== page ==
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Perry Point Veterans Village

Perryville, MD

welcoming our veterans home

Located on the VA Medical Center campus in Perryville, MD, the HELP Perry Point Veterans development consists of 75 renovated and newly constructed units for at-risk and formerly homeless veterans. Perry Point dates to 1917 when the Atlas Powder Company leased the property and constructed a large ammonium nitrate plant. Soon after the completion of the plant and the village, the manufacturing of ammonium nitrate was no longer needed. The facility functioned as a general hospital that provided care for patients with various disabilities and later became a hospital that focused on neuropsychiatric care.  

Given its historical significance, it was important to retain as much of the village’s original character as possible. The scope of revitalization on the 30-acre site included the complete demolition and reconstruction of 33 buildings, new construction of 33 buildings, substantial renovations to nine additional single-family homes, and a new management and support building. 

Help USA
Kramer + Marks Architects
75 units
62,980 gsf
Wood Frame

Both the rehabilitated and new structures were built to the new zero energy standard and HERS50 (Home Energy Rating System). This cutting-edge construction includes high-efficiency fixtures, appliances, high insulation values, EnergyStar compliant roofing, lights, and mechanical equipment. With these features, the HERS50 rating specifies that the homes use 50% less energy than a standard house. As an added feature, a four-acre, 455Kw solar-array field was installed for the village. 

The completed project is nothing less than inspiring. In an otherwise dilapidated community, this redevelopment has created a renewed sense of life, providing veterans the opportunity to reside in new net-zero energy homes near the much-needed services of the VA medical center.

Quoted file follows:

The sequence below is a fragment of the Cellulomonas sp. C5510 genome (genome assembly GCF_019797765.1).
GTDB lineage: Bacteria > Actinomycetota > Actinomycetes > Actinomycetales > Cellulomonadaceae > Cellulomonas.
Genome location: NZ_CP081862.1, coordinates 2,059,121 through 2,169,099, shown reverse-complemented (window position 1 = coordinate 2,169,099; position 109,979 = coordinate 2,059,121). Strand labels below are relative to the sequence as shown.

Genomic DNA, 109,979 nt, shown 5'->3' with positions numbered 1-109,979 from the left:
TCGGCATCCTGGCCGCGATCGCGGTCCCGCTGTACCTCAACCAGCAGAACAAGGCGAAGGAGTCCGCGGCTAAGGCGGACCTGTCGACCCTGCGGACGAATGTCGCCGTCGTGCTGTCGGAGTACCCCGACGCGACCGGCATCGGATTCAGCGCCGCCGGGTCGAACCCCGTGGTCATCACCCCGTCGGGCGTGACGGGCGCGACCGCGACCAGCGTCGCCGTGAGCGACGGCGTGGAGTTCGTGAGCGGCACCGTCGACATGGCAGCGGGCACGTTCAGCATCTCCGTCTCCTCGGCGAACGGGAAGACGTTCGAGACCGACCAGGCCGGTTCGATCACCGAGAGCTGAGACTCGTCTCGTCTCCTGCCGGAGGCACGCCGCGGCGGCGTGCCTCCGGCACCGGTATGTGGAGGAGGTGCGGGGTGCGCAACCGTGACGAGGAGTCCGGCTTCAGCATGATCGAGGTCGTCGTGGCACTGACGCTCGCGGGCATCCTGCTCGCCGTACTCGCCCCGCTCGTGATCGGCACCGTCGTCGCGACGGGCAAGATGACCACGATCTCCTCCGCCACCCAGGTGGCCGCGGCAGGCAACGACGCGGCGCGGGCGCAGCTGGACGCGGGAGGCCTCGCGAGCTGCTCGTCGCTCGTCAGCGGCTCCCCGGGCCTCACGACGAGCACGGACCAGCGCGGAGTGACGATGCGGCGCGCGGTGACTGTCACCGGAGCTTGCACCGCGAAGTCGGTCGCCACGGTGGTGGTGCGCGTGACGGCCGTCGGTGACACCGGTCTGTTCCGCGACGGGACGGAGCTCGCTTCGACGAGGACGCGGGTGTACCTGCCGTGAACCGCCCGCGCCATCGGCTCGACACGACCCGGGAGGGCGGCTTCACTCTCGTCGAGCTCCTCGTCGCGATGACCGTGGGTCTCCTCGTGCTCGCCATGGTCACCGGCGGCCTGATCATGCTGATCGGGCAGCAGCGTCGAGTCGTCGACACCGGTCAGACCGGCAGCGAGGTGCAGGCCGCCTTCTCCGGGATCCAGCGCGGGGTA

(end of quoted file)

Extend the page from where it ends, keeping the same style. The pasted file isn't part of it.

How Harkins Made a Difference
  • Prior to construction, Harkins had to verify if the soils were contaminated because of the lead-based paint chipping from the exterior of the homes, and to what extent this was occurring. To test for contaminates, soil samples were taken. After thorough testing before we were cleared, 5,389 tons of contaminated dirt was excavated and hauled to a soil facility in Delaware for disposal. Once all the soil was removed, certified clean stone dust was brought in from a local quarry to serve as the base layer before topsoil was installed to cover the remainder of the site.  
  • Stabilization efforts and the sequencing of work was critical. After the homes’ interior was demolished, it became apparent that the exterior walls lacked the stability and strength to support the homes. Many of the buildings were gutted down to the studs and sheathing was installed to provide needed back up for the exterior wall system and keep the buildings tight. Harkins continued to develop creative solutions to keep the project going. 
I think the end result speaks for itself, but the process was overall a good experience.

Erika Scharr

Director of Affordable Housing,
Kramer + Marks Architects
Awards & Certifications

Affordable Housing Finance
Reader’s Choice Awards – Winner
Special Needs

let's build something exceptional.